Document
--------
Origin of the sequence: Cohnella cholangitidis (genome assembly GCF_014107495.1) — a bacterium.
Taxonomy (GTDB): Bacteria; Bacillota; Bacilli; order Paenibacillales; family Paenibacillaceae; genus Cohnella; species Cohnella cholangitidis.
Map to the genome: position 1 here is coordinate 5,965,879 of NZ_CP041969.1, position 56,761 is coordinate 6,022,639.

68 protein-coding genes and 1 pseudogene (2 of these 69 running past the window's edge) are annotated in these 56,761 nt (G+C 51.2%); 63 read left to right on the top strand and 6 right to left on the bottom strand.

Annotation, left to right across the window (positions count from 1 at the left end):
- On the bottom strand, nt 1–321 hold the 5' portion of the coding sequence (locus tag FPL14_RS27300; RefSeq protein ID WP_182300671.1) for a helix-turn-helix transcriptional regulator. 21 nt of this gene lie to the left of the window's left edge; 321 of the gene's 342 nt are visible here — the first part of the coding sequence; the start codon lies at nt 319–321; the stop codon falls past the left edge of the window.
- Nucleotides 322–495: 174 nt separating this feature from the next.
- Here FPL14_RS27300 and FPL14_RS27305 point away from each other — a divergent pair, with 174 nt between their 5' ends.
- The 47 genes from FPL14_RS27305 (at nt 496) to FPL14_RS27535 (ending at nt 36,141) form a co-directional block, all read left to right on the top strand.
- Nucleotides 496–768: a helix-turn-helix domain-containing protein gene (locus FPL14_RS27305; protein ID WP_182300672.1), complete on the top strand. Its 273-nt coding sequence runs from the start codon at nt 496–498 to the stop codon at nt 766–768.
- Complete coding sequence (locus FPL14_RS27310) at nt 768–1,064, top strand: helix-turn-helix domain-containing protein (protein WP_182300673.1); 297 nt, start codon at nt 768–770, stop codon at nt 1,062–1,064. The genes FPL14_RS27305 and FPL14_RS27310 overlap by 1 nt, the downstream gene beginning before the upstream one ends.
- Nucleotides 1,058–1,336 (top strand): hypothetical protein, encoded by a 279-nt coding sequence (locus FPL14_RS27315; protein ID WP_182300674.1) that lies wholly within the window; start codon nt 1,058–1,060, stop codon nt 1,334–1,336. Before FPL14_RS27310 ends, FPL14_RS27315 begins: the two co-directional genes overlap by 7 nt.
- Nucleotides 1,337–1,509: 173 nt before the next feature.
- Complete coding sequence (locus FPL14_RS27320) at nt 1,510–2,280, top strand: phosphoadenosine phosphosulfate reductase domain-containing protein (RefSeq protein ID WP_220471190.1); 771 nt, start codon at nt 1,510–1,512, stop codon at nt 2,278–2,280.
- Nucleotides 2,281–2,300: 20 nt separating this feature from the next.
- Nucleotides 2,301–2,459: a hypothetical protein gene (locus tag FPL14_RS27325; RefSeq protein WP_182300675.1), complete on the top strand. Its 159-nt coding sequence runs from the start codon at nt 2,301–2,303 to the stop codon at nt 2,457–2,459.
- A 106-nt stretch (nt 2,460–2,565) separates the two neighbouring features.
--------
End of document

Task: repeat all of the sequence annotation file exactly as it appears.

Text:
Origin of the sequence: Cohnella cholangitidis (genome assembly GCF_014107495.1) — a bacterium.
Taxonomy (GTDB): Bacteria; Bacillota; Bacilli; order Paenibacillales; family Paenibacillaceae; genus Cohnella; species Cohnella cholangitidis.
Map to the genome: position 1 here is coordinate 5,965,879 of NZ_CP041969.1, position 56,761 is coordinate 6,022,639.

68 protein-coding genes and 1 pseudogene (2 of these 69 running past the window's edge) are annotated in these 56,761 nt (G+C 51.2%); 63 read left to right on the top strand and 6 right to left on the bottom strand.

Annotation, left to right across the window (positions count from 1 at the left end):
- On the bottom strand, nt 1–321 hold the 5' portion of the coding sequence (locus tag FPL14_RS27300; RefSeq protein ID WP_182300671.1) for a helix-turn-helix transcriptional regulator. 21 nt of this gene lie to the left of the window's left edge; 321 of the gene's 342 nt are visible here — the first part of the coding sequence; the start codon lies at nt 319–321; the stop codon falls past the left edge of the window.
- Nucleotides 322–495: 174 nt separating this feature from the next.
- Here FPL14_RS27300 and FPL14_RS27305 point away from each other — a divergent pair, with 174 nt between their 5' ends.
- The 47 genes from FPL14_RS27305 (at nt 496) to FPL14_RS27535 (ending at nt 36,141) form a co-directional block, all read left to right on the top strand.
- Nucleotides 496–768: a helix-turn-helix domain-containing protein gene (locus FPL14_RS27305; protein ID WP_182300672.1), complete on the top strand. Its 273-nt coding sequence runs from the start codon at nt 496–498 to the stop codon at nt 766–768.
- Complete coding sequence (locus FPL14_RS27310) at nt 768–1,064, top strand: helix-turn-helix domain-containing protein (protein WP_182300673.1); 297 nt, start codon at nt 768–770, stop codon at nt 1,062–1,064. The genes FPL14_RS27305 and FPL14_RS27310 overlap by 1 nt, the downstream gene beginning before the upstream one ends.
- Nucleotides 1,058–1,336 (top strand): hypothetical protein, encoded by a 279-nt coding sequence (locus FPL14_RS27315; protein ID WP_182300674.1) that lies wholly within the window; start codon nt 1,058–1,060, stop codon nt 1,334–1,336. Before FPL14_RS27310 ends, FPL14_RS27315 begins: the two co-directional genes overlap by 7 nt.
- Nucleotides 1,337–1,509: 173 nt before the next feature.
- Complete coding sequence (locus FPL14_RS27320) at nt 1,510–2,280, top strand: phosphoadenosine phosphosulfate reductase domain-containing protein (RefSeq protein ID WP_220471190.1); 771 nt, start codon at nt 1,510–1,512, stop codon at nt 2,278–2,280.
- Nucleotides 2,281–2,300: 20 nt separating this feature from the next.
- Nucleotides 2,301–2,459: a hypothetical protein gene (locus tag FPL14_RS27325; RefSeq protein WP_182300675.1), complete on the top strand. Its 159-nt coding sequence runs from the start codon at nt 2,301–2,303 to the stop codon at nt 2,457–2,459.
- A 106-nt stretch (nt 2,460–2,565) separates the two neighbouring features.